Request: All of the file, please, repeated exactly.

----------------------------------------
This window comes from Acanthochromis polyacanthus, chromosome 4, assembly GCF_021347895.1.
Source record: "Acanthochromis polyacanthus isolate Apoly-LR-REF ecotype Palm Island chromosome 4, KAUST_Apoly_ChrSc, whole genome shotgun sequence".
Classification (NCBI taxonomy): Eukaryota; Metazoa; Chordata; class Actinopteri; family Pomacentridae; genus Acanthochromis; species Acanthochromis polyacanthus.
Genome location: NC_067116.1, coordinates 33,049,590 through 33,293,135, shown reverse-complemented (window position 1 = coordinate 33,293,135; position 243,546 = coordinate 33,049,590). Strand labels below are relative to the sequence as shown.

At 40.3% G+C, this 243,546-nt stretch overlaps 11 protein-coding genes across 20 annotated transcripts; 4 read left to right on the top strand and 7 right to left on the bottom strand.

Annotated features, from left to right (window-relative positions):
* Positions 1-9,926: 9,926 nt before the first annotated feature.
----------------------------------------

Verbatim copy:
This window comes from Acanthochromis polyacanthus, chromosome 4, assembly GCF_021347895.1.
Source record: "Acanthochromis polyacanthus isolate Apoly-LR-REF ecotype Palm Island chromosome 4, KAUST_Apoly_ChrSc, whole genome shotgun sequence".
Classification (NCBI taxonomy): Eukaryota; Metazoa; Chordata; class Actinopteri; family Pomacentridae; genus Acanthochromis; species Acanthochromis polyacanthus.
Genome location: NC_067116.1, coordinates 33,049,590 through 33,293,135, shown reverse-complemented (window position 1 = coordinate 33,293,135; position 243,546 = coordinate 33,049,590). Strand labels below are relative to the sequence as shown.

At 40.3% G+C, this 243,546-nt stretch overlaps 11 protein-coding genes across 20 annotated transcripts; 4 read left to right on the top strand and 7 right to left on the bottom strand.

Annotated features, from left to right (window-relative positions):
* Positions 1-9,926: 9,926 nt before the first annotated feature.